Gary Krakow loves EVDO: Verizon Wireless's 1xEv-DO cellular data service isn't available everywhere yet, but Krakow loves even the current level of ubiquity and speed. A number of my colleagues think that even a few hundred kilobits per second of download will be adequate for most users, rendering Wi-Fi connected to a T1 line or even faster ADSL service--like 6 Mbps down and 768 Kbps--a bit of overkill.
I tend to think these colleagues don't fully appreciate how many business travelers there are in the U.S.--40 million of them by one count, 30 million of which carry laptops--and how many of those travelers have high-bandwidth applications that they struggle to use. Customer-relation management (CRM) software, Java or ActiveX based internal applications, or even simple file exchange requires a fair amount of bandwidth to offer the "it's like I'm in the office" experience.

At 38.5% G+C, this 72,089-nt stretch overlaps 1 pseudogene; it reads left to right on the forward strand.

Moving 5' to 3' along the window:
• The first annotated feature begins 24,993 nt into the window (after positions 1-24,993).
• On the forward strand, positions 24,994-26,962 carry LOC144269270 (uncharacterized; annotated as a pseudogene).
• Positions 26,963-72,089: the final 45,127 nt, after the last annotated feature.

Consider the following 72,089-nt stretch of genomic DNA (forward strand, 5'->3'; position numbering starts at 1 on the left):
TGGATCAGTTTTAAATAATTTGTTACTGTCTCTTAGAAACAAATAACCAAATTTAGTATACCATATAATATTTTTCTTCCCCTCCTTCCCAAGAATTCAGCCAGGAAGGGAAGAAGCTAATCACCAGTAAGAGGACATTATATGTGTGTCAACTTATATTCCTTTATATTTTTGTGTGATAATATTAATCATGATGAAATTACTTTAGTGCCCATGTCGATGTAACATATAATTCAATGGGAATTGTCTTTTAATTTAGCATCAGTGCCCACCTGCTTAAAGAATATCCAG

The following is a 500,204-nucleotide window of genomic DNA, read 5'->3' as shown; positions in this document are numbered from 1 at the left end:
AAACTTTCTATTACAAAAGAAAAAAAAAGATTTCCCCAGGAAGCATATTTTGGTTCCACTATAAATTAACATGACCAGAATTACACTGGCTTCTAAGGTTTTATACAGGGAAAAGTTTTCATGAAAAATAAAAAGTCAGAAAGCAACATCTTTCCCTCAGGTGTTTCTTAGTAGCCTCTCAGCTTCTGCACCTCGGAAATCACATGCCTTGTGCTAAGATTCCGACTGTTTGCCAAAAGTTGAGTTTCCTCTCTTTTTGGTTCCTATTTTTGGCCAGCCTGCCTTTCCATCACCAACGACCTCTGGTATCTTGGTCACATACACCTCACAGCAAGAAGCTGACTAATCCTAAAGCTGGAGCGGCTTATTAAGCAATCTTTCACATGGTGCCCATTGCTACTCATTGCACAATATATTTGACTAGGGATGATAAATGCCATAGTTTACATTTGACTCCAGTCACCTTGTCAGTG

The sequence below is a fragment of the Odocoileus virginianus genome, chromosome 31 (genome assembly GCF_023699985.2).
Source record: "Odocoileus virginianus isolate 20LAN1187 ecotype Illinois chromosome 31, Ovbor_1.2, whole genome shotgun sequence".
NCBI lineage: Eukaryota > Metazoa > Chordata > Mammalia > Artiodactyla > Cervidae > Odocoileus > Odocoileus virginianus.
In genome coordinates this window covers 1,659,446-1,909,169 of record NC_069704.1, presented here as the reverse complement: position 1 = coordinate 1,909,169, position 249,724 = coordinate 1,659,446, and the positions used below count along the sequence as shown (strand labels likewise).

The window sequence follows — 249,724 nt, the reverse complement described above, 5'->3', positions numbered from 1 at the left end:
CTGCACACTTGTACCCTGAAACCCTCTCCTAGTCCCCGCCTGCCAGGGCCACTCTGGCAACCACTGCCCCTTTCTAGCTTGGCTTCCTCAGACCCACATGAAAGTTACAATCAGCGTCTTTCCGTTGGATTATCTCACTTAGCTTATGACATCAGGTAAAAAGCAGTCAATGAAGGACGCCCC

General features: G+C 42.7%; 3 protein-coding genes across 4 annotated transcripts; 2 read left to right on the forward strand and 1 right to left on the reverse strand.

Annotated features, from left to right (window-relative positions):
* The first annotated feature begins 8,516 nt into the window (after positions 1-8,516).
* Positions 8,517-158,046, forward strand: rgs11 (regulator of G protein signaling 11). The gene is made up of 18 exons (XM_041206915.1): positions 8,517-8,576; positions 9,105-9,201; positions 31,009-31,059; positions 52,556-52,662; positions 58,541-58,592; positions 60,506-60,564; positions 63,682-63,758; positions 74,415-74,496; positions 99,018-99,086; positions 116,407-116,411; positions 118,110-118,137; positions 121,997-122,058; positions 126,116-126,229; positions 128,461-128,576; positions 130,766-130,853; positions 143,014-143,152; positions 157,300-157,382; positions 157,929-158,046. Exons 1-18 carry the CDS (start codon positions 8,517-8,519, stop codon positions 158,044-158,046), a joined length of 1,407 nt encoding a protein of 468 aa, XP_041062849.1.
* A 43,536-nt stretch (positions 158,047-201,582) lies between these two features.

Even uploading a 10 MB PowerPoint presentation is torture at the 50 to 100 Kbps per speed that's the maximum that EVDO can offer right now. Downloads might break 2 Mbps at peak performance, more likely averaging a very respectable few hundred Kbps, but uploads aren't emphasized in the current generation of technology. Tell that to the folks trying to send high-resolution pictures and movies from fancy new camera phones, too!
Krakow doesn't overstate the advantages of EVDO, however. He's pretty realistic. And for general email and Web browsing, EVDO is more than adequate. Remember that the 1x in 1xEv-DO stands for 1.25 MHz of spectrum. A 3x flavor of CDMA2000 will use 3.75 MHz and be able to offer much more speed in both directions. One flavor in the lab would bring peak upload to 1 Mbps, for instance.